If fairs like Frieze draw art and money into uncomfortably close proximity, all that does is state the obvious. To separate them — to pretend that the former can float free of the latter — might appear to be a clean, ethical stance, but that’s a misperception.
Once it seemed to matter — the high end, I mean. Art and money, when you put the two words together, would invariably lead to HirstMurakamiKoons unless they were referencing KoonsMurakamiHirst. And the crazy gushes of cash that went their way, and the way they flaunted it, became prime rib for glossy magazines and academic panels alike. But that was so 2007.
Tonight, the group W.A.G.E. (Working Artists and the Greater Economy), will release the results of the artists survey they conducted with Artists Space, a gallery in Soho. The survey found that 58% of the nearly 1,000 artists interviewed (including visual and performing artists) received no compensation at all for exhibiting or presenting their work at nonprofits in New York.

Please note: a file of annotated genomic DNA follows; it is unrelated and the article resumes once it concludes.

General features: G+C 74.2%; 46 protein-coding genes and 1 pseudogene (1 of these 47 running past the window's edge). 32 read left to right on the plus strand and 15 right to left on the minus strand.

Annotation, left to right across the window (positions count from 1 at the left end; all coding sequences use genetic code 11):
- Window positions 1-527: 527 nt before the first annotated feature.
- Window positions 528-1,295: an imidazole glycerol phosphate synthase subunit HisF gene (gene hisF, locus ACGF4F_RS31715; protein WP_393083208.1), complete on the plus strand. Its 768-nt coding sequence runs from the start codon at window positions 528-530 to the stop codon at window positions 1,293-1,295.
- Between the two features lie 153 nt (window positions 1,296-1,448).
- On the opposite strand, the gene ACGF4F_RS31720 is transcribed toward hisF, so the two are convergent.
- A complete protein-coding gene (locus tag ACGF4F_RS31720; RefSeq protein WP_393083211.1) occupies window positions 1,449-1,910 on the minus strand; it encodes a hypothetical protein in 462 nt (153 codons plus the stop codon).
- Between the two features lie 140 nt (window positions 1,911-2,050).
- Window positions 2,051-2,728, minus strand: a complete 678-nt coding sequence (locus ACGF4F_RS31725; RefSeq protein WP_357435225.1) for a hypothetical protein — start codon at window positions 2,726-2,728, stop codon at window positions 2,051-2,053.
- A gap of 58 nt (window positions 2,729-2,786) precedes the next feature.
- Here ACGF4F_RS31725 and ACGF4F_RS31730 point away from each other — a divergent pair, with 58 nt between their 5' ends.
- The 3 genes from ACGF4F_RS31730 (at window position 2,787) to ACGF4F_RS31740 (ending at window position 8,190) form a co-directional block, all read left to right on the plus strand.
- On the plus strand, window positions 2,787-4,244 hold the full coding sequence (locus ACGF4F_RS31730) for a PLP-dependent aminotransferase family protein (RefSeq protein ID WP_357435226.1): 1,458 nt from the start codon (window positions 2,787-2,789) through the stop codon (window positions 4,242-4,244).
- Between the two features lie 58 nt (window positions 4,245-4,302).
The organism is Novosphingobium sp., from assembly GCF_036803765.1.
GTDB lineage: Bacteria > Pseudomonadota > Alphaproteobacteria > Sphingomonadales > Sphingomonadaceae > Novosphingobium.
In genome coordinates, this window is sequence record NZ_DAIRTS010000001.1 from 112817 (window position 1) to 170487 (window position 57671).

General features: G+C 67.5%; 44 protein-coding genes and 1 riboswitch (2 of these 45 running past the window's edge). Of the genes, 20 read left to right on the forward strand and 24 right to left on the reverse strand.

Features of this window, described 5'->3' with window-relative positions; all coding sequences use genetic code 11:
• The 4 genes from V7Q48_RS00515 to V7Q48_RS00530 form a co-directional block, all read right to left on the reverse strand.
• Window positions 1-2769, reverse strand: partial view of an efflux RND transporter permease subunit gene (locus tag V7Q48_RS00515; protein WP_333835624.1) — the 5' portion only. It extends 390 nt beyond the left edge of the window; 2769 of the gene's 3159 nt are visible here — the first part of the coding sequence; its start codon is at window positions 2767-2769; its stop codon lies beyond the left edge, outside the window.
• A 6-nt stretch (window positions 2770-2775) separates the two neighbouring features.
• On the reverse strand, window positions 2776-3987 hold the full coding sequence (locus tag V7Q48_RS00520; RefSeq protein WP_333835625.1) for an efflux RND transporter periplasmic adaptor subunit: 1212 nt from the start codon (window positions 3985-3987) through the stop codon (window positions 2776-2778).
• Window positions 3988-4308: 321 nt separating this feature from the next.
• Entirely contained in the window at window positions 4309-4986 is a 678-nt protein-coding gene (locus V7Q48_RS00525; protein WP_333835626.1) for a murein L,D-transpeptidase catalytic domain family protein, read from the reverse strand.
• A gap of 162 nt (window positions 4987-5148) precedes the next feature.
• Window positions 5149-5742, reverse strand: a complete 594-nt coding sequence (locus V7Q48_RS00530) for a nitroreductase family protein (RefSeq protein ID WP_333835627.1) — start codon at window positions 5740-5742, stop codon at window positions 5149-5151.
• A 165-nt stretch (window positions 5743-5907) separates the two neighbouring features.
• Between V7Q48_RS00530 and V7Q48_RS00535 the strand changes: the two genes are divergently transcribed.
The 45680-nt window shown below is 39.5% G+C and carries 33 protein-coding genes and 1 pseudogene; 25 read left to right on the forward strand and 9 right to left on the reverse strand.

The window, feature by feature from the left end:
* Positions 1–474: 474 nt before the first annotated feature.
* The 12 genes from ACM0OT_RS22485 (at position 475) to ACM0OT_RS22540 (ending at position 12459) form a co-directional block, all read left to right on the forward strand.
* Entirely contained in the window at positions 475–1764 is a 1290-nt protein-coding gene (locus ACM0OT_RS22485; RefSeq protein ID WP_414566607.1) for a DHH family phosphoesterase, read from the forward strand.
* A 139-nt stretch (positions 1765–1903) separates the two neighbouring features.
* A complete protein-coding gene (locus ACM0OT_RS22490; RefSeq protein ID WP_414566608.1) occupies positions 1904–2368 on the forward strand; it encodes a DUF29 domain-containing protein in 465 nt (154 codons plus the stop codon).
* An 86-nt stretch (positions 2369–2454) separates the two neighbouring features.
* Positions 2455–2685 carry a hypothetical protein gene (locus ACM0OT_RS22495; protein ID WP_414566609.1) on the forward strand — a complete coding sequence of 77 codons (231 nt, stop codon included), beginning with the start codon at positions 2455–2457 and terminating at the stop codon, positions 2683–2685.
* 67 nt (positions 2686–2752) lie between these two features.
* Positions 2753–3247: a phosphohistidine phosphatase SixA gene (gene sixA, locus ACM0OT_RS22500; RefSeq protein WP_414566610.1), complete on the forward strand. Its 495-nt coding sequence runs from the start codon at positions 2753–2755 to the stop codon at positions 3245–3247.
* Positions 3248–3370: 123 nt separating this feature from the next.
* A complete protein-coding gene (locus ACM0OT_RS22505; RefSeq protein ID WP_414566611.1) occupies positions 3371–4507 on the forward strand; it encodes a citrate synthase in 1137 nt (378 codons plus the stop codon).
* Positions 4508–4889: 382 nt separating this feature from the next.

I have long suspected that all the press attention garnered by the Cariou v Prince story, with its heady mix of celebrity, power and money has caused the importance of this case to become magnified in the eyes of courtroom outsiders.
In a letter to “potential photo buyers” 252+ self-identified professional photographers outline why they can’t “work for free.” This letter appears designed as a link that photographers can send to individuals who request the use of images for no monetary compensation.
Now showing at Pavel Zoubok Gallery in Chelsea, Mark Wagner uses collaged United States dollar bills as his signature medium. He meticulously dissects and reconstitutes the ubiquitous note into highly detailed sketch-like drawings. Full of filigree and ornamentation, his images tinker with the inner workings of American mythology.